¶ 7 Leave a comment on paragraph 7 0 [*] In Hyginus’s 184th fable, from which the story above is taken, incidents seem to have been mingled together that do not have the least connection to each other. It begins with the fates of Pentheus and Agave, and ends with the story of Merope. I cannot fathom how the editor could have left this confusion unannotated; unless it only exists in the edition that I have before me (Joannis Schefferi, Hamburgi 1674). I leave this investigation to someone who has the means for it at hand. Suffice it to say that here, in my edition, the 184th fable ends with the words “quam Licoterses excepit” [whom Lycotherses received] The rest either constitutes another fable, whose opening words have been lost, or – and this seems most probable to me – it belongs with the 137th, so that, both connected, I would read the whole fable of Merope as follows (and we could choose whether we want to make it the 137th or 184th). It goes without saying that in the latter the words “cum qua Polyphontes, occiso Cresphonte, regnum occupavit” [with whom Polyphontes, after slaying Cresphontes, seized the kingdom], being an unnecessary repetition, would have to be omitted, along with the “ejus” that follows, which is also already redundant.
¶ 9 Leave a comment on paragraph 9 0 Polyphontes, Messeniae rex, Cresphontem Aristomachi filium cum interfecisset, ejus imperium & Meropem uxorem possedit. Filium autem infantem Merope mater, quem ex Cresphonte habebat, absconse ad hospitem in Aetoliam mandavit. Hunc Polyphontes maxima cum industria quaerebat, aurumque pollicebatur, si quis eum necasset. Qui postquam ad puberem aetatem venit, capit consilium, ut exiquatur patris & fratrum mortem. Itaque venit ad regem Polyphontem, aurum petitum, dicens se Cresphontis interfecisse filium & Meropis, Telephontem. Interim rex eum jussit in hospitio manere, ut amplius de eo perquireret. Qui cum per lassitudinem obdormisset, senex qui inter matrem & filium internuncius erat, flens ad Meropem venit, negans eum apud hospitem esse, nec comparere. Merope credens eum esse filii sui interfectorem, qui dormiebat, in Chalcidicum cum securi venit, inscia ut filium suum interficeret, quem senex cognovit, & matrem ab scelere retraxit. Merope postquam invenit, occasionem sibi datam esse, ab inimico se ulciscendi, redit cum Polyphonte in gratiam. Rex laetus cum rem divinam faceret, hospes falso simulavit se hostiam percussisse, eumque interfecit, patriumque regnum adeptus est.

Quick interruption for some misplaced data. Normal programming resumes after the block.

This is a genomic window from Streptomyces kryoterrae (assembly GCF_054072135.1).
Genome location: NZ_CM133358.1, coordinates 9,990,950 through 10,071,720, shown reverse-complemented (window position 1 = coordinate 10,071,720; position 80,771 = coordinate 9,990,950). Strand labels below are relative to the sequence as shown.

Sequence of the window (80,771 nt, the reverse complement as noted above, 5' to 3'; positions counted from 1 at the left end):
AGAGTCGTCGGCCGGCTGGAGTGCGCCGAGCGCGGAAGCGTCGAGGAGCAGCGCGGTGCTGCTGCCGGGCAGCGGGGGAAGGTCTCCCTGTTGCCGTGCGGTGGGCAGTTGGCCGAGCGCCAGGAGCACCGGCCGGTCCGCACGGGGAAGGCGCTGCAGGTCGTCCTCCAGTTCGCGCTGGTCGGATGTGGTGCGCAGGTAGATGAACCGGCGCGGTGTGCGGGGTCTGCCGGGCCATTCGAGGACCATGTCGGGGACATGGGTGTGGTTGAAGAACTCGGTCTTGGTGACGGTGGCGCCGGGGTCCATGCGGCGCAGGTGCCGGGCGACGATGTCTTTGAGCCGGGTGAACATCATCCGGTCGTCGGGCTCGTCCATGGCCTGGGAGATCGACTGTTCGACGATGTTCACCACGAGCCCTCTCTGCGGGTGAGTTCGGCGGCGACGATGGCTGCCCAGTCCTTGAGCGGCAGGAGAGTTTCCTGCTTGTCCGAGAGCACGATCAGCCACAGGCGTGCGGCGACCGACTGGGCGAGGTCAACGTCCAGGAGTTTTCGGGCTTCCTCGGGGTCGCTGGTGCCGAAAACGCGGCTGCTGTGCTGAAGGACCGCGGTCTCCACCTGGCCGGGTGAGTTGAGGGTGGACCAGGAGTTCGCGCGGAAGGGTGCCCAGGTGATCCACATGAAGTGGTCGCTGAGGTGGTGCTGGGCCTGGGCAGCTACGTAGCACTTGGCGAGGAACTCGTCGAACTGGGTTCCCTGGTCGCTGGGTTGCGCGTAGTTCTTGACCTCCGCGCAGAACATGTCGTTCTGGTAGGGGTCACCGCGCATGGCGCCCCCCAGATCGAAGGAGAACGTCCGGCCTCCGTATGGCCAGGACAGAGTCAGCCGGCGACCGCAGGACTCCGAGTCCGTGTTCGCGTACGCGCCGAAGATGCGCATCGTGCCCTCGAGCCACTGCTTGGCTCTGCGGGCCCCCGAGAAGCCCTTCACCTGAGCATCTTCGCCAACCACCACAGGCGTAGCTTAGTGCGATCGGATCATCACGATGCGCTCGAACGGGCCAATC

- ¶ 10 Leave a comment on paragraph 10 0
- [40.1] Actually published 22 December 1767
- [40.2] Lessing continues his discussion, which extends from  to , of Voltaire’s tragedy Mérope and its relationship to Maffei’s original. For the plot of Mérope, see Robertson 86–7. Here Lessing continues to explore ancient sources of the Merope story; the question at hand is whether Hyginus’s 137th fable provides the plot of Cresphontes, Euripides’ lost version of the story.
- [40.3] Lessing’s concern has been addressed in later editions of Hyginus’s fables, so that Merope’s story (137th fable) is separated from that of Pentheus and Agave (184th fable).
- [40.4] Joh. Bapt. Liviera: Giambattista Liviera (b. 1565); author of Il Cresfonte (1588). Pomponio Torelli, Count of Montechiarugolo (1539–1608): author of La Merope (1589). See Maffei, Teatro del Sig. marchese Scipione xxxviii. For the English, see page 3 of the preface to Ayre’s translation of Merope. (In his preface, Maffei gives La Merope the date of its second edition, 1598.)